Health care reform is something that will continue to be a center of political debate — and personal struggles — in this country for years to come. While the changes enacted under the Affordable Care Act should be in place by 2014, we all know that politicians can pull off almost anything. A shifting of the political waters in Washington can easily translate to a shifting in our approach to doing something about the fact that in the United States, over the long haul, dying is cheaper than living.
I’m sorry, but that’s the truth. Sixty percent of personal bankruptcies in this country are due to medical debts. The average cost of a funeral is about $6,500. The average annual medical debt of a family with an income of $43,000 is between $4,500 and $5,000. You only die once.
By 2019, the Centers for Medicare and Medicaid Services project that spending in the U.S. for health costs will reach $4.6 trillion — one in every five U.S. dollars spent — 19.6 percent of the gross domestic product. Guess what? That’s 0.3 percentage points higher than what was estimated before the reforms were enacted.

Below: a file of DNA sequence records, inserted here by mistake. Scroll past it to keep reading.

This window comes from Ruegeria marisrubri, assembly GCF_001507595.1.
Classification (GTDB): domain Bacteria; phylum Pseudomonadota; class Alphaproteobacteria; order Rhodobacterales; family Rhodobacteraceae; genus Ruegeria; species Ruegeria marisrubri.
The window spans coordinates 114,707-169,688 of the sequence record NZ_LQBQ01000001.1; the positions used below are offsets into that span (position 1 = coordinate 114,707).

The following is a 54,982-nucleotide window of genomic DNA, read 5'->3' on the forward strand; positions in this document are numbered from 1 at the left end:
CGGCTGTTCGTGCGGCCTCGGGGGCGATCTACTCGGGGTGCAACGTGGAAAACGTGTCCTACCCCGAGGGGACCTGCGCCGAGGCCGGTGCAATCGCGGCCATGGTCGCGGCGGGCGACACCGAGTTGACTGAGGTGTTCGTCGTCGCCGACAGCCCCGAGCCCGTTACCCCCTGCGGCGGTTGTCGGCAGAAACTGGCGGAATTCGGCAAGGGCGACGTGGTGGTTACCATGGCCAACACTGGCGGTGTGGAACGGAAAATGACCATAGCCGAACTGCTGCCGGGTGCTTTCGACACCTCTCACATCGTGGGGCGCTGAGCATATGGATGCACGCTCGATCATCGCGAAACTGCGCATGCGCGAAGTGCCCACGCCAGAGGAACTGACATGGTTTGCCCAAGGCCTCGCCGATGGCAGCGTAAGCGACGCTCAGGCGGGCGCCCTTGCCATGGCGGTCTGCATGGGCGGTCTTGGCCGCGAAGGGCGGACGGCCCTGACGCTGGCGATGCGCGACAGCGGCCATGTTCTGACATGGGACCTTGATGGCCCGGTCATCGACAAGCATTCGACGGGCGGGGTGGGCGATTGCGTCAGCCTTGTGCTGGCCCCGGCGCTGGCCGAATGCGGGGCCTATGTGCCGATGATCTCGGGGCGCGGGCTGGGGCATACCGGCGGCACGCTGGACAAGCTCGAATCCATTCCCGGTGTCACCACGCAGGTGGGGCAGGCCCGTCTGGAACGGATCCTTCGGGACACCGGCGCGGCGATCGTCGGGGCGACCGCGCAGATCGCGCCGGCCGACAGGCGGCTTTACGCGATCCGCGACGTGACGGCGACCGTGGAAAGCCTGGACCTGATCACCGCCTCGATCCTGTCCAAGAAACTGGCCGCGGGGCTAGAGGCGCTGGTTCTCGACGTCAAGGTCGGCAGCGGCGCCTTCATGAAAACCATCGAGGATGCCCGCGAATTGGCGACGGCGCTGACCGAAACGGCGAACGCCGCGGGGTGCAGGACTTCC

And spending brought about by the reform itself to administer the changes, get new programs underway, and then run them? $71.1 billion.
So yes, by 2014 out-of-pocket expenses Americans are facing due to health care bills will go down about 1.1 percent, but from 2015 to 2019 national health care expenditures will increase at a rate of 6.7 percent.
Take it all together and health care in the United States is obscenely expensive. Many of us — myself included — do not like mandated insurance, even when it’s for our own good. Seriously, I resent paying for auto insurance even though I’ve had to use it and have benefited form it. But health insurance may well save your financial life long before medical science has a chance to save your physical one. There is no faster way to fall into crushing debt in this country than to get sick. You can’t afford health insurance, but the truth is, you can’t not afford it.